It took about a week post-job, but, damn, when the "feels" hit after all those goodbyes those feelings were truly something. Like all sources of stress in my life, this particular one visited most prominently at 3 am one night, and then the next night again. Despite being "retired" -- supposedly free from the bullshit demands of a job, at least temporarily (more on that in another post -- we can't cover everything in this one) -- I was a bit of a sleep-derived mess after just a couple nights like that.
If you've been around these parts for very long, you'll know just what I decided to do next:
re-start my meditation practice.
"WHY DID YOU EVER STOP?' some of you are yelling at me. Because, like most of us, I have -- I dunno -- shit to do, and, like some of us, I usually feel pretty good most of the time. So I get lazy. When I have lots on my plate and I am not feeling bad, I often slowly but surely lapse out of daily meditation.
Ironically, just two days before I left work at the old job forever, we had a continuing legal education (CLE) seminar on mindfulness for attorneys. It was run by a guy named Jon Krop, and his meditation pitch was simple -- very close to what I've previously said on these pages, actually (and, yes, then ignored myself) -- and direct: just do it, every day. A strong theme of Krop's talk was that repetition is more important than duration. In other words, ten minutes of meditation every day is far more valuable than a whole lot of meditation crammed into one day a week.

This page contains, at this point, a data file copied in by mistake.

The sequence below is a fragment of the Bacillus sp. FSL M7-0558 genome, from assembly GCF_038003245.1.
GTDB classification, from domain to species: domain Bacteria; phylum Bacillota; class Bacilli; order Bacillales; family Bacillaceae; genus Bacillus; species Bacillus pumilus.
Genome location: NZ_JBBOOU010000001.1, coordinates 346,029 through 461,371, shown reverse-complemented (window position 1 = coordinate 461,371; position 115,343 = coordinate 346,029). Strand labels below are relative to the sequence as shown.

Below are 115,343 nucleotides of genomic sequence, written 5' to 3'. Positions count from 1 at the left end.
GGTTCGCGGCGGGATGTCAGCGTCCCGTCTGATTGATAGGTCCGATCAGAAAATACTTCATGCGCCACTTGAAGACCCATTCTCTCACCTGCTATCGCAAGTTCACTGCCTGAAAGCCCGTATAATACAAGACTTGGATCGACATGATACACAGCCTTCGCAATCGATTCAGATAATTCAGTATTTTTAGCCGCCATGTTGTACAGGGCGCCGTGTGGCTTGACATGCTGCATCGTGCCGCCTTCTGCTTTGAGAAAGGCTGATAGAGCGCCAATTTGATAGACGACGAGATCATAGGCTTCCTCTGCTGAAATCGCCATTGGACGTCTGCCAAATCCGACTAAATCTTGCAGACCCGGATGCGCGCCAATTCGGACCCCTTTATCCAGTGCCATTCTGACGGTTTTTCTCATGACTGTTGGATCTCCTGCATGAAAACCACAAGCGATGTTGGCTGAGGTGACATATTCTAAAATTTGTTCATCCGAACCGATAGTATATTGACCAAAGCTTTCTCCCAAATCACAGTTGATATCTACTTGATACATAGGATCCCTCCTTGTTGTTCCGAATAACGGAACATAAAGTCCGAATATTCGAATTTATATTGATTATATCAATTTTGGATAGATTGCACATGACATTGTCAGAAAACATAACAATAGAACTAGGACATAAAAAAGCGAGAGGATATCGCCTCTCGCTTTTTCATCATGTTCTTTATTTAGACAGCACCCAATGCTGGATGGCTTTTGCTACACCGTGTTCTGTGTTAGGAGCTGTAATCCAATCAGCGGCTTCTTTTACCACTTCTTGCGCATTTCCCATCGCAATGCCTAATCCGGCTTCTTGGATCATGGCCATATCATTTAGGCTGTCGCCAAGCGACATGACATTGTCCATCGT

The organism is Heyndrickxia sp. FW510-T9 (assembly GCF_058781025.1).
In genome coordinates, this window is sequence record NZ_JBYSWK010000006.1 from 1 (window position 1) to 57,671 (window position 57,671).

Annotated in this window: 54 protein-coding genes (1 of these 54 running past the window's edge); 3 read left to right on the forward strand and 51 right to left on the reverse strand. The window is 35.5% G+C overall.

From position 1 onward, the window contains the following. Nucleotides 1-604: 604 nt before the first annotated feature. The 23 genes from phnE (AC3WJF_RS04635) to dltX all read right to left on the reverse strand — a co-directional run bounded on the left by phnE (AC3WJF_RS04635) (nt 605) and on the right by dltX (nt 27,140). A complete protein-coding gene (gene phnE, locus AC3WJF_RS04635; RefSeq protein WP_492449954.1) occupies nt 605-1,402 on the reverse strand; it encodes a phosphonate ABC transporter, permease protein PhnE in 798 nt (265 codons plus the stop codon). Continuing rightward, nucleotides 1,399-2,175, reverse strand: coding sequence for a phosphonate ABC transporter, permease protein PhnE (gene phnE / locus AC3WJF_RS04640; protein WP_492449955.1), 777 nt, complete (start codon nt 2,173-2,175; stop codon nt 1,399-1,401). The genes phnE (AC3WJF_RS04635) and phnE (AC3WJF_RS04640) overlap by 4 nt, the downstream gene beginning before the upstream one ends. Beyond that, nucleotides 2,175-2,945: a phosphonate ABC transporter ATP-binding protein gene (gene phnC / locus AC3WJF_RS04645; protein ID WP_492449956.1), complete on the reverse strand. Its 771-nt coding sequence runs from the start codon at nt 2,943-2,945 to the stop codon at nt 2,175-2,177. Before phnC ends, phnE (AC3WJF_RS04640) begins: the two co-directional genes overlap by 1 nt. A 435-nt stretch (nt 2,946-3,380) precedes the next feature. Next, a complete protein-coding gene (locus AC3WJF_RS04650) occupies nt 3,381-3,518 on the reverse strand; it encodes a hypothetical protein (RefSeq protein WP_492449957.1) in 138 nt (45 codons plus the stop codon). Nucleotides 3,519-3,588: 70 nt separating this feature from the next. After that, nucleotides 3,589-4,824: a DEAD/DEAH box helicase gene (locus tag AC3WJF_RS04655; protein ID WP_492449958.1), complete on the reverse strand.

Krop is specifically a proponent of morning meditation, for a basic reason: it just fits better into the day. "Just do it first thing," he urged us, "Before anything else." I decided to give that strategy a shot. I'm a nighttime/before-bed meditator traditionally, but, as I've made clear, I'm also known for ditching meditation too easily sometimes. "Too tired to meditate" is an easy excuse just before bed. Maybe my morning routine could start with 10-15 minutes of meditation? Maybe I'll keep at it for a longer while that way? I jumped back in.
Unsurprisingly, the results have been spectacular. Yes, I've had all the usual thoughts that I never should have stopped meditating. But the stressful 3 a.m. wakeups also immediately vanished. I learned to address some of those "missingness" feelings more head-on than I'd been doing. Hell, I even made a few changes to my fitness routine to get me to the gym and to yoga more often than I'd been going in the last couple of months.
It's almost like when your head is stress-free (or at least lower-stress), you make better decisions more often. Almost exactly like that.
Granted, restarting meditation for me is like the proverbial bicycle ride; I never "forget" how to meditate. That's because I've been at it for years. A few months away? No big deal. I just settle in, and let that wave of calm wash over me and, yeah, I invariably wonder what my damn problem is that I quit too easily. But it's not a struggle to restart. If you've never been as deeply into a meditation routine, your mileage may vary in that regard.
But really, whether you are an experienced practitioner or not, Mr. Krop has the one critical part of meditation right: just do it, every day. Repetition is the key to success.
Maybe we should start another meditation challenge soon? I think so. More on that idea soon. In the meantime, I'll be staying the course, every morning.